Adding missing parts to the intention puzzle in entrepreneurship education: entrepreneurial self-efficacy, its antecedents and their direct and mediated effects
Frontiers in European Entrepreneurship Research
René Mauer, Philipp Eckerle and Malte Brettel
Willem Jansen, René Mauer and Malte Brettel
‘Knowing many people is good for business; keeping them apart is even better’ captures the essence of research regarding the position and shape of entrepreneurial social networks. Current research focuses on high-level relationships, ignoring underlying processes. Consequently, its applicability to novel approaches such as control-based entrepreneurship, a decision logic designed for highly uncertain environments, is limited. Fostering co-creation and strong involvement of partners, control-based entrepreneurship is conceptually at odds with current networking strategies emphasizing transactional relationships, arbitrage and brokering between contacts. In this study, we therefore re-evaluate current theories regarding network position and shape for control-based entrepreneurship. We use a computer simulation of effectuation, a prototype of control-based entrepreneurship. We reveal the starkly different mechanics that lead to a similarly positive impact of network position yet completely contrasting results for network shape. Proposing tertius iungens as an alternative theoretical foundation, we demonstrate how control-based entrepreneurship reorganizes social networks towards a dense web with few structural holes, high personal centrality and highly constrained stakeholders.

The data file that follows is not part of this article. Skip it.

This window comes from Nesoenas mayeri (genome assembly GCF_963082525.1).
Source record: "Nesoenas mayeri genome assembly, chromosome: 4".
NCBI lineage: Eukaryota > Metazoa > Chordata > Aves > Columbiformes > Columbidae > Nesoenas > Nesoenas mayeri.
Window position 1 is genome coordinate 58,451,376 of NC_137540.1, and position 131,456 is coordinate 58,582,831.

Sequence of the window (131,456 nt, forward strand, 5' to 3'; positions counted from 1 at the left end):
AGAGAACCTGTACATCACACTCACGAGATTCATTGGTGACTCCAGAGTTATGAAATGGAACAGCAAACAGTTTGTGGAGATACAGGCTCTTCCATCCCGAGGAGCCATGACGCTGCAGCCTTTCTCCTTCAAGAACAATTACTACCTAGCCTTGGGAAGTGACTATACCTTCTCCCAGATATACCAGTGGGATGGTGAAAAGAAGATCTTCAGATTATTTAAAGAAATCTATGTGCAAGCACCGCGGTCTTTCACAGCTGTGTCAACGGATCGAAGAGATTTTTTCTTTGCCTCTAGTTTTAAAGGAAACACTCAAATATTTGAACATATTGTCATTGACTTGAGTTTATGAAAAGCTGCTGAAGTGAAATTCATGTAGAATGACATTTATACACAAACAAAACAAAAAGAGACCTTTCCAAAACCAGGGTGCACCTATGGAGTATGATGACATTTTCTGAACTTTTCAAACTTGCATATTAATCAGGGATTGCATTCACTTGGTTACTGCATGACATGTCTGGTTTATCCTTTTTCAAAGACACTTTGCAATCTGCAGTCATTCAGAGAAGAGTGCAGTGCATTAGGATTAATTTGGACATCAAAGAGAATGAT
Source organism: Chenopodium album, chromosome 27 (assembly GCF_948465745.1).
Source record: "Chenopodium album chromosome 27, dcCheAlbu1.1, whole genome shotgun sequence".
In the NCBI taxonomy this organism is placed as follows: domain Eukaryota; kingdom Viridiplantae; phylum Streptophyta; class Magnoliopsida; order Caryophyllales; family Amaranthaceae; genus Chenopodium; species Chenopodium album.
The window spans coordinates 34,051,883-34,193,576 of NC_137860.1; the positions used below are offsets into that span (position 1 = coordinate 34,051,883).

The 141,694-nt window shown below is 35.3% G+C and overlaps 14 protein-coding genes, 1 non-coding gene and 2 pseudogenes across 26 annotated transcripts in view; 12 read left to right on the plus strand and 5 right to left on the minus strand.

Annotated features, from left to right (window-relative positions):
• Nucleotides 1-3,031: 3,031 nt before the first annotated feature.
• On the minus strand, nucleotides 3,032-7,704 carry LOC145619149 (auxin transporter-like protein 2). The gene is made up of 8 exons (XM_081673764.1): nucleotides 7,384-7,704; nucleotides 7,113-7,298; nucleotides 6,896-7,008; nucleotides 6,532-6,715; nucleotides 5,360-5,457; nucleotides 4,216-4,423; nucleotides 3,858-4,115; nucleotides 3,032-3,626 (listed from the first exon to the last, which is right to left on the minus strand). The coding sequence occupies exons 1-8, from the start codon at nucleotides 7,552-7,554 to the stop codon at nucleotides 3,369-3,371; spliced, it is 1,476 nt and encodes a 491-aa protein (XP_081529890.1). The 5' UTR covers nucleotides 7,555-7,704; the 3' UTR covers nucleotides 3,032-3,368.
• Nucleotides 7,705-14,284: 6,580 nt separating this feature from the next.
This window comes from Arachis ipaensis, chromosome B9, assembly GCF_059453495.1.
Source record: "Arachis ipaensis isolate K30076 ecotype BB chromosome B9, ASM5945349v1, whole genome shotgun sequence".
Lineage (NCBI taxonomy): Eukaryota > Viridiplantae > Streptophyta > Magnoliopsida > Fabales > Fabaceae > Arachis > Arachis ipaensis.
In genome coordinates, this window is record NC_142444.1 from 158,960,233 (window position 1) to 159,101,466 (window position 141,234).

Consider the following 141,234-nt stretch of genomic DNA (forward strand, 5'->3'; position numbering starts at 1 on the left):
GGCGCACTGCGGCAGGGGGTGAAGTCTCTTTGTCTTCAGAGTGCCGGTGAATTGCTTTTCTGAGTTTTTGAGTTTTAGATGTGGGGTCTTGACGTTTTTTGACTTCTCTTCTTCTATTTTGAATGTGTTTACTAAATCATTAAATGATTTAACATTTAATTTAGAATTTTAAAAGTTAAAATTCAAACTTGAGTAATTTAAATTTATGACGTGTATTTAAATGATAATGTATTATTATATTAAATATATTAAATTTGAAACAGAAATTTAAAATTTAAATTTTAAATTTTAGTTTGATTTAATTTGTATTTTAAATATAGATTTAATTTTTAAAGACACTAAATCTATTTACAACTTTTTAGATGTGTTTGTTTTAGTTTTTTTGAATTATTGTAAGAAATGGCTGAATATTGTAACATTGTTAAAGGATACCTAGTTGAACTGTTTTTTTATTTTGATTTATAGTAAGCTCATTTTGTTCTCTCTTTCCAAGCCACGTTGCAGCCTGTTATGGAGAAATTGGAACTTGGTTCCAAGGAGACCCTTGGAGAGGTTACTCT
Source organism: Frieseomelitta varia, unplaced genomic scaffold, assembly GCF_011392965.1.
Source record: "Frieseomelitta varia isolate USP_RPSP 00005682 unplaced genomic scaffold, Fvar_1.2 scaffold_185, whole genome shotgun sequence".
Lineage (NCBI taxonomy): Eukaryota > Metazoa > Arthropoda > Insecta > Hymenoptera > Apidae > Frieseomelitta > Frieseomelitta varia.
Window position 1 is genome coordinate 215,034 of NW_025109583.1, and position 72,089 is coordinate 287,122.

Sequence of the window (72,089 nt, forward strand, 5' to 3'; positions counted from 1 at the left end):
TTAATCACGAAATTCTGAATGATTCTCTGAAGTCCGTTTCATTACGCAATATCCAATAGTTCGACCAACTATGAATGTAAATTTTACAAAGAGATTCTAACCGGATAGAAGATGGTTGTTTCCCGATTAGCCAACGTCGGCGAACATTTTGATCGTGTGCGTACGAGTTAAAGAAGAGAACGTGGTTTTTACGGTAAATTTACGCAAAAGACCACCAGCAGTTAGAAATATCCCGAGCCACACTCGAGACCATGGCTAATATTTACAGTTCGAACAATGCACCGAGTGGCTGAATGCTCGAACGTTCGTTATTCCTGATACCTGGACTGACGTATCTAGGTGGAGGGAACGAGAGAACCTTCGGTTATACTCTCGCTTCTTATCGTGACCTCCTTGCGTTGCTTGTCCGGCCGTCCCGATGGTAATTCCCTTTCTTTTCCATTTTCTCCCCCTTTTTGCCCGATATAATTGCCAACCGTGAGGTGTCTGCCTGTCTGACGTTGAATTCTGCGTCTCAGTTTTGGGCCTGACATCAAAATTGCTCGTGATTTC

Stephanie Schoss, René Mauer and Malte Brettel
There is a growing body of research that focuses on dispositional personality–related characteristics of founding team members as leading indicators of new venture success. For empirical analysis in this research, 16 personality-related characteristics were selected relevant to entrepreneurship literature and practice, and their importance examined with regard to the composition of entrepreneurial teams. The research setting consisted of a start-up simulation comprising 1200 students with backgrounds in engineering and business who were randomly assigned to teams of five. The method of cluster analysis served to develop a better understanding of which personality characteristics are most important to team success and how the traits cluster together to form specific team types. Besides well-studied characteristics like the need for achievement, less prominent variables like empathy and passion also appear among the personality traits that are most significant for entrepreneurial success. Furthermore, the analysis revealed that balanced individuals who simultaneously show high levels of multiple traits appear more often in unsuccessful teams, while individuals with fewer but more strongly developed traits are to be found in successful teams. Additionally, passion and need for achievement seem to be closely clustered traits, but are less likely to be present in individuals who rate high on empathy and conflict management skills. The findings of this study provide valuable insights for researchers and actionable recommendations for practitioners.